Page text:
Aryna Sabalenka of Belarus moved into a politically-charged French Open quarter-final with Ukraine’s Elina Svitolina on Sunday and immediately set the tone for the high-profile confrontation by boycotting Roland Garros media for a second time. Australian Open champion and world number two Sabalenka defeated Sloane Stephens 7-6 (7/5), 6-4 to reach the last eight in Paris for the first time. Tuesday’s clash will be the third meeting between Sabalenka and Svitolina but first since Russia’s invasion of Ukraine last year. Belarus is a key military ally of Moscow.
Svitolina has played two Russians so far at the tournament and refused to shake hands with both in protest at the war.
Sabalenka defeated Svitolina’s Ukrainian compatriot Marta Kostyuk in the opening round last weekend.
Kostyuk’s decision also not to shake hands brought her a chorus of boos from the Paris crowd. Kostyuk said the spectators who jeered her should be “embarrassed”.
After beating Stephens on Sunday, it was announced that for the second match in succession Sabalenka would not appear at a post-match news conference
She boycotted her last scheduled press conference on Friday after defeating Kamilla Rakhimova in the third round.
She claimed she “did not feel safe” when previously questioned about the war and her relationship with Belarus president Alexander Lukashenko.
“Aryna Sabalenka will not be doing a general press conference tonight,” said the organisers in a statement.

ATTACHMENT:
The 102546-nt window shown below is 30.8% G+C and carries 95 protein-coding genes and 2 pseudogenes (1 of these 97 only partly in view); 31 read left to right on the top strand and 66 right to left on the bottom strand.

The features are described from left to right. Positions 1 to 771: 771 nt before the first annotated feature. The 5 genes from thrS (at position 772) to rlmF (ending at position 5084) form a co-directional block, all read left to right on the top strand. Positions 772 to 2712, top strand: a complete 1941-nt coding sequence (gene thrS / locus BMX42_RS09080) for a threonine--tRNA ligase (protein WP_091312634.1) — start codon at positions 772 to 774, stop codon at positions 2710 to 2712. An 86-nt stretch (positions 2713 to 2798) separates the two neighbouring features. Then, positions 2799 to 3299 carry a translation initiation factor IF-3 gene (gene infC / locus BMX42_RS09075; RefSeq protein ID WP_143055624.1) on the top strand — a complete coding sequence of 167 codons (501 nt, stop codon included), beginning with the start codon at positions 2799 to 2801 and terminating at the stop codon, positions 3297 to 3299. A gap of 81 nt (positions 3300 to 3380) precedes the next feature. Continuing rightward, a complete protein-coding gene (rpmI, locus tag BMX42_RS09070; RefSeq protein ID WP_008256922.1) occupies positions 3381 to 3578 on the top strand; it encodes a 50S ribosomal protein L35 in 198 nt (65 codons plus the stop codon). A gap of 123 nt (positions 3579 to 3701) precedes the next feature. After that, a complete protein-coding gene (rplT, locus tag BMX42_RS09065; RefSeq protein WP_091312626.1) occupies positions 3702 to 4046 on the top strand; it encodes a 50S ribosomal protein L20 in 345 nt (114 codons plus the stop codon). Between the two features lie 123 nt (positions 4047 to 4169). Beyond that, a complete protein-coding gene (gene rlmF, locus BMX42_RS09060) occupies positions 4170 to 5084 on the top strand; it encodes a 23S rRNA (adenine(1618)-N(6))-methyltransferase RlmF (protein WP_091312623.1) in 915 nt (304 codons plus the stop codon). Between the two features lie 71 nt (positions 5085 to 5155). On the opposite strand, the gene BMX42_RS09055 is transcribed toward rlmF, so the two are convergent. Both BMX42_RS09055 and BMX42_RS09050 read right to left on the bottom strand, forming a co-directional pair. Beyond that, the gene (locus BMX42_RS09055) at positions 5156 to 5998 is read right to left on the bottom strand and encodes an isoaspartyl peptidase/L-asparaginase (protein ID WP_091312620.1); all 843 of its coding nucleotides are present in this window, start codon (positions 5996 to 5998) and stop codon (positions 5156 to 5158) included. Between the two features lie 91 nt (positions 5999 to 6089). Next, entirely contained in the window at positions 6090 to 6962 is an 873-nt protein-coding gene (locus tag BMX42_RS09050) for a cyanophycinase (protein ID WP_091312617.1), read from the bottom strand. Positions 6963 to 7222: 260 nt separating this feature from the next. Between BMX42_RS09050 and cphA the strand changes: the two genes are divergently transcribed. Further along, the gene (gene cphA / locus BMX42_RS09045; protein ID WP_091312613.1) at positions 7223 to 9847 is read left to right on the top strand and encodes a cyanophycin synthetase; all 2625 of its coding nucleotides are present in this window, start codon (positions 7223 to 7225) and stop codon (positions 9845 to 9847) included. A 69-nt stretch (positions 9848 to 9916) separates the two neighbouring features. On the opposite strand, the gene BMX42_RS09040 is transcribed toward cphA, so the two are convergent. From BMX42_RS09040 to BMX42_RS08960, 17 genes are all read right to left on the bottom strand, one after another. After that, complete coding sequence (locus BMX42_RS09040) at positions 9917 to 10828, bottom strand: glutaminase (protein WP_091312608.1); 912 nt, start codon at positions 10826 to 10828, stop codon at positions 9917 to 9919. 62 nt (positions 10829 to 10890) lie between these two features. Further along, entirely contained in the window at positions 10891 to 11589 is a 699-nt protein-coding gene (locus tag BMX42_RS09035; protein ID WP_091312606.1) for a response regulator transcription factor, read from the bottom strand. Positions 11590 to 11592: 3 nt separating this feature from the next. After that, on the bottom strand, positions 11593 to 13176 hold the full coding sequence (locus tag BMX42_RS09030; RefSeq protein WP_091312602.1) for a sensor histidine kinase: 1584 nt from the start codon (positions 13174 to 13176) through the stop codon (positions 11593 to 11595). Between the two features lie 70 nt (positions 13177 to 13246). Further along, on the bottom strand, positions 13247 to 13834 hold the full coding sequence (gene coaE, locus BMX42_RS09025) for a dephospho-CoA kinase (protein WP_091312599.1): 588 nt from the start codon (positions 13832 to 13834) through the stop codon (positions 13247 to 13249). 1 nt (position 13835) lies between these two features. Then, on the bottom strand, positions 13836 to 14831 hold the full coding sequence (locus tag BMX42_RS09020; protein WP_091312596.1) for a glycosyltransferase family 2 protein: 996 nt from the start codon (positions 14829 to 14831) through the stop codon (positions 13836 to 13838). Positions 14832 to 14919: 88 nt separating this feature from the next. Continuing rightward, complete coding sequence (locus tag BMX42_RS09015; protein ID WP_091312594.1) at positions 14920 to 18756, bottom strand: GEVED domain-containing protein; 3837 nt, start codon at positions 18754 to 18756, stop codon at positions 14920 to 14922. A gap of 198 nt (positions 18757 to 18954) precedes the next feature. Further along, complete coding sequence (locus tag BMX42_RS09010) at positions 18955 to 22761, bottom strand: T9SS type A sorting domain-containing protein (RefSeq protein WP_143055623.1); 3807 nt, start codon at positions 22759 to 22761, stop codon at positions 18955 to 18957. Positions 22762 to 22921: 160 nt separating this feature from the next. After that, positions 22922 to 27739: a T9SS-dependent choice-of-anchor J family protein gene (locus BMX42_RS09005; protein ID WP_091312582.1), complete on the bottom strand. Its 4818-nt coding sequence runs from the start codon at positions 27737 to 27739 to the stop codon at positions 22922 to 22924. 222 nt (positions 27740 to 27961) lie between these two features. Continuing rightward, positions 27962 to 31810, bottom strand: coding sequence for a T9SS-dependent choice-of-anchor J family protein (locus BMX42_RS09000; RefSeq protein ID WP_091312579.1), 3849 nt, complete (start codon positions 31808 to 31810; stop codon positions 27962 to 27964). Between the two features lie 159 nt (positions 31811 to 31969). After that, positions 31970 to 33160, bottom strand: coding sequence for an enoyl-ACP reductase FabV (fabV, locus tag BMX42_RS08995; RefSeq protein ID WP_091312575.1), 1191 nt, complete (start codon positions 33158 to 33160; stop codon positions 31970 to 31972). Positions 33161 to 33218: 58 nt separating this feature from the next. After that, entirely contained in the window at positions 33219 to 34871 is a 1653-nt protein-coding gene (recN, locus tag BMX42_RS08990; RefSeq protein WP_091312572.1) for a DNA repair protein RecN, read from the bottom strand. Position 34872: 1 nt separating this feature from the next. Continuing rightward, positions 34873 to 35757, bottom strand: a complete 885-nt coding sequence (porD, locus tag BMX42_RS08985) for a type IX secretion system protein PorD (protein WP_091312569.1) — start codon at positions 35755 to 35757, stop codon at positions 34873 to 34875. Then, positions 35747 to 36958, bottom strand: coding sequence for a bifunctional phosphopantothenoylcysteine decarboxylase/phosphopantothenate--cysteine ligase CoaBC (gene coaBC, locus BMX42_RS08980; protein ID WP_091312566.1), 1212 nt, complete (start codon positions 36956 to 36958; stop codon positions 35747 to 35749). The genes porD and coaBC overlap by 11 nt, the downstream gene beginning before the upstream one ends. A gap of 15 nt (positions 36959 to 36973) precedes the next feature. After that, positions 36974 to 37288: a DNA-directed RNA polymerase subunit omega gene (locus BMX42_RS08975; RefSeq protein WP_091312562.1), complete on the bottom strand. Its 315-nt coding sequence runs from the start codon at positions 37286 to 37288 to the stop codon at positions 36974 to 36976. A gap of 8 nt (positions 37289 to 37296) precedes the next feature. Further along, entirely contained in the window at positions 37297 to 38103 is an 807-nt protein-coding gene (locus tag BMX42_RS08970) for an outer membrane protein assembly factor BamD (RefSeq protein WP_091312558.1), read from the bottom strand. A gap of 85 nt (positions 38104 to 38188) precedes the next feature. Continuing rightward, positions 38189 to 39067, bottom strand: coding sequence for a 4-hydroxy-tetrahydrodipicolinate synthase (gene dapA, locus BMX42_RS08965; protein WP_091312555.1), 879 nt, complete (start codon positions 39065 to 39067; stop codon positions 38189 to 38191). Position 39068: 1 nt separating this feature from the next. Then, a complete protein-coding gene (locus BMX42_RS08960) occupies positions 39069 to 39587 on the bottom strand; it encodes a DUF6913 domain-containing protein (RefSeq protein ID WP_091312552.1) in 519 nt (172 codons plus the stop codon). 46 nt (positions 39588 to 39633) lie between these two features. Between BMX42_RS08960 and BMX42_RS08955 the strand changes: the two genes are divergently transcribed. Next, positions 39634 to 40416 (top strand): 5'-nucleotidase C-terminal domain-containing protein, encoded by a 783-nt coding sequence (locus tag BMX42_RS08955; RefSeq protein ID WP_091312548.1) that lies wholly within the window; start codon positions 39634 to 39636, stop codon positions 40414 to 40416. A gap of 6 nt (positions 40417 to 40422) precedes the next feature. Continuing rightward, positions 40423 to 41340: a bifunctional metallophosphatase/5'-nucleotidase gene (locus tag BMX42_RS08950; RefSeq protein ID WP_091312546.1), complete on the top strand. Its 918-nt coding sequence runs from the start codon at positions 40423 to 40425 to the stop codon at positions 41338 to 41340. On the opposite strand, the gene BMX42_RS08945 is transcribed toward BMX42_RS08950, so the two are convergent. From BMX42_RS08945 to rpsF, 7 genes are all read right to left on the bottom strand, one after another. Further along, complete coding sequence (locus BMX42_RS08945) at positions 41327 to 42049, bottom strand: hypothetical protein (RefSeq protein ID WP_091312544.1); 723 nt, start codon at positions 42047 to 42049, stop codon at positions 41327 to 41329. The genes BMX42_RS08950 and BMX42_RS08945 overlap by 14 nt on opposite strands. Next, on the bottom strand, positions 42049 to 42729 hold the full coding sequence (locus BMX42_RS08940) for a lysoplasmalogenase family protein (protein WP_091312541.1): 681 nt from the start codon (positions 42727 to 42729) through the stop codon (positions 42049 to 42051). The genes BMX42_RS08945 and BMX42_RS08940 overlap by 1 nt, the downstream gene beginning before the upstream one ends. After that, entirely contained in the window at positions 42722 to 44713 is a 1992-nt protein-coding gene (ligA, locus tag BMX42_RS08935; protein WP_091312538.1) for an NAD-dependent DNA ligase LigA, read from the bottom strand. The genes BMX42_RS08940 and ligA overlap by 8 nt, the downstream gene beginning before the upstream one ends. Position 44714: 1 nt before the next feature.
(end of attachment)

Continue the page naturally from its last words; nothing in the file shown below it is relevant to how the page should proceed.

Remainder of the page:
“An interview with a WTA editorial reporter will be conducted shortly and transcribed and distributed.”
Not surprisingly, the delicate question of a Belarus v Ukraine clash was avoided in a bland, official handout provided by organisers.
Sabalenka limited her comments to her expectations for Tuesday’s match, pledging to show “my best tennis”.
After her first two rounds, Sabalenka had fended off a series of tough questions over her individual stance on the war as well as links to the government in Belarus.
– ‘No comments’ –
On Wednesday she was asked why in 2020 she “signed a letter to support Lukashenko” when “he was torturing and beating up protestors” in the street.
“I have no comments to you, so thank you for your question,” she replied.
Earlier, Svitolina, playing her first Grand Slam since becoming a mother, reached the quarter-finals for the fourth time.
The Ukrainian defeated Daria Kasatkina 6-4, 7-6 (7/5) for a seventh win in seven meetings against the Russian who was a semi-finalist last year.
Despite not shaking hands, Kasatkina still gave her rival a friendly thumbs-up.
Svitolina had described Kasatkina as “brave” for supporting the decision by British tennis authorities to provide all Ukrainian players with two hotel rooms throughout the forthcoming grass court season peaking at Wimbledon.
“Definitely I acknowledged the match today. Really thankful for her position that she took,” said Svitolina on Sunday.
“Yeah, she’s a really brave person to say it publicly, not so many players did.”
Svitolina said that she will not be shaking the hand of Sabalenka when they meet on Tuesday.